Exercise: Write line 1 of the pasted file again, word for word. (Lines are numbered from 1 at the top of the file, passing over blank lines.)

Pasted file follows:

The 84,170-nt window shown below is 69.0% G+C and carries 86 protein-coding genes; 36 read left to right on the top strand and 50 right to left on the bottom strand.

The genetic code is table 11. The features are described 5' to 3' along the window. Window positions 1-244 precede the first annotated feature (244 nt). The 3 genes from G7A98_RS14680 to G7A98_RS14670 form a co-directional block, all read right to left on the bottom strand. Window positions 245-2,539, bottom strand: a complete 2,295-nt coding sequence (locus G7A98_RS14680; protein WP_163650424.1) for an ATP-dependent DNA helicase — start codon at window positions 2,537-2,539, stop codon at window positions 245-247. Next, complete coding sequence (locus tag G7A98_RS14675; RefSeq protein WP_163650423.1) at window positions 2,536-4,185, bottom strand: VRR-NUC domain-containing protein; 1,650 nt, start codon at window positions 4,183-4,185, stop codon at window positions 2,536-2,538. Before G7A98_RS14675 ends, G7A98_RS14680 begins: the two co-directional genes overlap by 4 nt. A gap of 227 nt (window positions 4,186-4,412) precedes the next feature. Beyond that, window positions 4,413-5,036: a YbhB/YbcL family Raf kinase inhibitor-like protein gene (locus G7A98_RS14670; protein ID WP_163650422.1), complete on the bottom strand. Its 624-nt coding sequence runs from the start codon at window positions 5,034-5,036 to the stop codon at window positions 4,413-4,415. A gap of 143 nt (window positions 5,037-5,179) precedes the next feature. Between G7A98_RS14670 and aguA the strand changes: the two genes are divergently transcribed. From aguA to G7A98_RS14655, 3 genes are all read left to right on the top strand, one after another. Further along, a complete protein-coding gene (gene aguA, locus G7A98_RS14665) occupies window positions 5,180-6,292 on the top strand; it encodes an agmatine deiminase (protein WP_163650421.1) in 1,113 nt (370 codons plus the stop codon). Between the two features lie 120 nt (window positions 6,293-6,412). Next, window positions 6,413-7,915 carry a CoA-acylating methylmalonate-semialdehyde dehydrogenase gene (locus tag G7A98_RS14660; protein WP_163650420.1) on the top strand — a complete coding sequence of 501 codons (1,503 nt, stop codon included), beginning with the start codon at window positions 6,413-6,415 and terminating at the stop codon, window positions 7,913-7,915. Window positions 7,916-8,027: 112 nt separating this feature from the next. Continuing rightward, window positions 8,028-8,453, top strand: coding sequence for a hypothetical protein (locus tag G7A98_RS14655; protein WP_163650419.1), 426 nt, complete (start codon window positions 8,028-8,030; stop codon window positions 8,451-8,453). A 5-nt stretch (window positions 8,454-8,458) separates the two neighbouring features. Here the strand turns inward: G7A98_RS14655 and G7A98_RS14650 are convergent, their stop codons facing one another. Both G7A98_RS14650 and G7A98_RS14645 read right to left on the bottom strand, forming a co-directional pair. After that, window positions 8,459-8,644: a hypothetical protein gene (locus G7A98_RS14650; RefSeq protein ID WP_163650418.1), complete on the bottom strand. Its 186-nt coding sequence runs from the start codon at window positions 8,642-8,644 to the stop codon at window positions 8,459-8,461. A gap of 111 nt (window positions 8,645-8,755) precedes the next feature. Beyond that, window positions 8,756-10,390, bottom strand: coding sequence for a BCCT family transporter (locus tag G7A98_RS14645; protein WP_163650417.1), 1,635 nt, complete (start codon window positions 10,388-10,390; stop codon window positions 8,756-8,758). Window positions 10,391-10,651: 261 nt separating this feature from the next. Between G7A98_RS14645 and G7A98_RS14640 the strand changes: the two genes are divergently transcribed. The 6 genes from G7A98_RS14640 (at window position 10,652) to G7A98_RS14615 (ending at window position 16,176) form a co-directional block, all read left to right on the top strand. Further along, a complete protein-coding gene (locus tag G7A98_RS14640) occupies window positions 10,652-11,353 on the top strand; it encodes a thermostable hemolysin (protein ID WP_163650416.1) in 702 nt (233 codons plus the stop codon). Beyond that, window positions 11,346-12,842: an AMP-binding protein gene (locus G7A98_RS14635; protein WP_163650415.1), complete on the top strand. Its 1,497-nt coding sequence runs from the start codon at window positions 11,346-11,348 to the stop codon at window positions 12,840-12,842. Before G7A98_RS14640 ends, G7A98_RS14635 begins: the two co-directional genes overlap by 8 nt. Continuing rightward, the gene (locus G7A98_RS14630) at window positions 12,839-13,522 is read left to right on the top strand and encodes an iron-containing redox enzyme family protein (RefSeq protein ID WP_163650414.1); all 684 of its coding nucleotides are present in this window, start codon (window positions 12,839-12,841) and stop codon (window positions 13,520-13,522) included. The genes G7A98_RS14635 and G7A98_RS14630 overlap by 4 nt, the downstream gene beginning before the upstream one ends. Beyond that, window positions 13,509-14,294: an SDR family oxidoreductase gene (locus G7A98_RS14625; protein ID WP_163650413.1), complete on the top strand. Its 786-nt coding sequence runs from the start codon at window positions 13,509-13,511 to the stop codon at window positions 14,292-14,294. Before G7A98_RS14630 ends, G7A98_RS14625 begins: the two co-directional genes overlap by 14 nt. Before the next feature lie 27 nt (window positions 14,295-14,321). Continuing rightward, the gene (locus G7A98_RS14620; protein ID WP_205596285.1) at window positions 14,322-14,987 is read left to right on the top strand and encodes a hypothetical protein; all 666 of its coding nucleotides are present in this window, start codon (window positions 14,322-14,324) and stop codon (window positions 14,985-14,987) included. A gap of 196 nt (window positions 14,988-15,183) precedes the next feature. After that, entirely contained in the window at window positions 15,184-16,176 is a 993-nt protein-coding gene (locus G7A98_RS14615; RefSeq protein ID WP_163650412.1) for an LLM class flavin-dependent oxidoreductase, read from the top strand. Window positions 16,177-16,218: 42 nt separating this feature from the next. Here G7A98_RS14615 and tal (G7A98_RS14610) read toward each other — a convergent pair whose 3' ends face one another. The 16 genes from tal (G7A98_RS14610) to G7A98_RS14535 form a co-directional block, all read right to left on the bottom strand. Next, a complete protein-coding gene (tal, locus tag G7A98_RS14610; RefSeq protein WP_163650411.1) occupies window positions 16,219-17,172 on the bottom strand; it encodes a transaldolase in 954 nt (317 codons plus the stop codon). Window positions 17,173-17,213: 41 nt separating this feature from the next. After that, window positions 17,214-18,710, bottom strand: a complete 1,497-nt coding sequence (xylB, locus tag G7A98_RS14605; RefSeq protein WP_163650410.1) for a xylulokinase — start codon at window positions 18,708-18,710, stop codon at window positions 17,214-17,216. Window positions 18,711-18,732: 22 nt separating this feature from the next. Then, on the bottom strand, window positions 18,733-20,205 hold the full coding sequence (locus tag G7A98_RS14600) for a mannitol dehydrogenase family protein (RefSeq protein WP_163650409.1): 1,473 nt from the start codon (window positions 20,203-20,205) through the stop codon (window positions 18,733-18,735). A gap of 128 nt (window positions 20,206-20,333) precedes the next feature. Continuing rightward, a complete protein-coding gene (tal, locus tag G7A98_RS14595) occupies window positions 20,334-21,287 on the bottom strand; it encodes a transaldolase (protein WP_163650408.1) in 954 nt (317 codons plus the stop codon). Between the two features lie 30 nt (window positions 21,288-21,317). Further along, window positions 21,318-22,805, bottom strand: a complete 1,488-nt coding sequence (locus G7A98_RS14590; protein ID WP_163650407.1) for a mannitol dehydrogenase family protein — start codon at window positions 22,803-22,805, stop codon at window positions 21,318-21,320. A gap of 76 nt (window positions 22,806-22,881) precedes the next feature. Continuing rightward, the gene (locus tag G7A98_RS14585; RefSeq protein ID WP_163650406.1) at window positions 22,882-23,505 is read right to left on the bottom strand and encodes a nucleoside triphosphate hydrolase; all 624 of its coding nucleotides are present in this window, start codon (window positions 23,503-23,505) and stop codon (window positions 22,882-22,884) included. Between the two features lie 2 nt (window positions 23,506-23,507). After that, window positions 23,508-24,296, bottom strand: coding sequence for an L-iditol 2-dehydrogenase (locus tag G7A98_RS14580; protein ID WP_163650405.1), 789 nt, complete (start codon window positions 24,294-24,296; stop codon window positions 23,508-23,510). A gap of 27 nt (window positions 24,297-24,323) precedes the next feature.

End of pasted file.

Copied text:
The 84,170-nt window shown below is 69.0% G+C and carries 86 protein-coding genes; 36 read left to right on the top strand and 50 right to left on the bottom strand.